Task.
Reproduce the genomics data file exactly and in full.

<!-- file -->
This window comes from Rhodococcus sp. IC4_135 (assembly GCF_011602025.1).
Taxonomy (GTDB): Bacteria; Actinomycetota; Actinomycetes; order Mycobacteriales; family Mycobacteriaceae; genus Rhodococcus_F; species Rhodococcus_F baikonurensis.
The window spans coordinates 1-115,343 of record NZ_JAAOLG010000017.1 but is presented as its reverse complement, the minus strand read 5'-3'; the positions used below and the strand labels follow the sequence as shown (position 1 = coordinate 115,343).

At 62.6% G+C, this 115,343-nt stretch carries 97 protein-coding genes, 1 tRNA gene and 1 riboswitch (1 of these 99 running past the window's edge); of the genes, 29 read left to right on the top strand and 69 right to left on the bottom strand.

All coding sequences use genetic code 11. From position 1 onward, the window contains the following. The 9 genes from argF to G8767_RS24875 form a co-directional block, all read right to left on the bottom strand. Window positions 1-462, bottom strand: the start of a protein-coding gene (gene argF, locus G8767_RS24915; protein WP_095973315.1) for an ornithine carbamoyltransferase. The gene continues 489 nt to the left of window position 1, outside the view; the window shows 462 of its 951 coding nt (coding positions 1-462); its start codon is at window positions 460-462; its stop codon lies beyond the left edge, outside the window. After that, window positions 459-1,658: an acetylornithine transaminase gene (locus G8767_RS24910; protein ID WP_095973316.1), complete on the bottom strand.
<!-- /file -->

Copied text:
This window comes from Rhodococcus sp. IC4_135 (assembly GCF_011602025.1).
Taxonomy (GTDB): Bacteria; Actinomycetota; Actinomycetes; order Mycobacteriales; family Mycobacteriaceae; genus Rhodococcus_F; species Rhodococcus_F baikonurensis.
The window spans coordinates 1-115,343 of record NZ_JAAOLG010000017.1 but is presented as its reverse complement, the minus strand read 5'-3'; the positions used below and the strand labels follow the sequence as shown (position 1 = coordinate 115,343).

At 62.6% G+C, this 115,343-nt stretch carries 97 protein-coding genes, 1 tRNA gene and 1 riboswitch (1 of these 99 running past the window's edge); of the genes, 29 read left to right on the top strand and 69 right to left on the bottom strand.

All coding sequences use genetic code 11. From position 1 onward, the window contains the following. The 9 genes from argF to G8767_RS24875 form a co-directional block, all read right to left on the bottom strand. Window positions 1-462, bottom strand: the start of a protein-coding gene (gene argF, locus G8767_RS24915; protein WP_095973315.1) for an ornithine carbamoyltransferase. The gene continues 489 nt to the left of window position 1, outside the view; the window shows 462 of its 951 coding nt (coding positions 1-462); its start codon is at window positions 460-462; its stop codon lies beyond the left edge, outside the window. After that, window positions 459-1,658: an acetylornithine transaminase gene (locus G8767_RS24910; protein ID WP_095973316.1), complete on the bottom strand.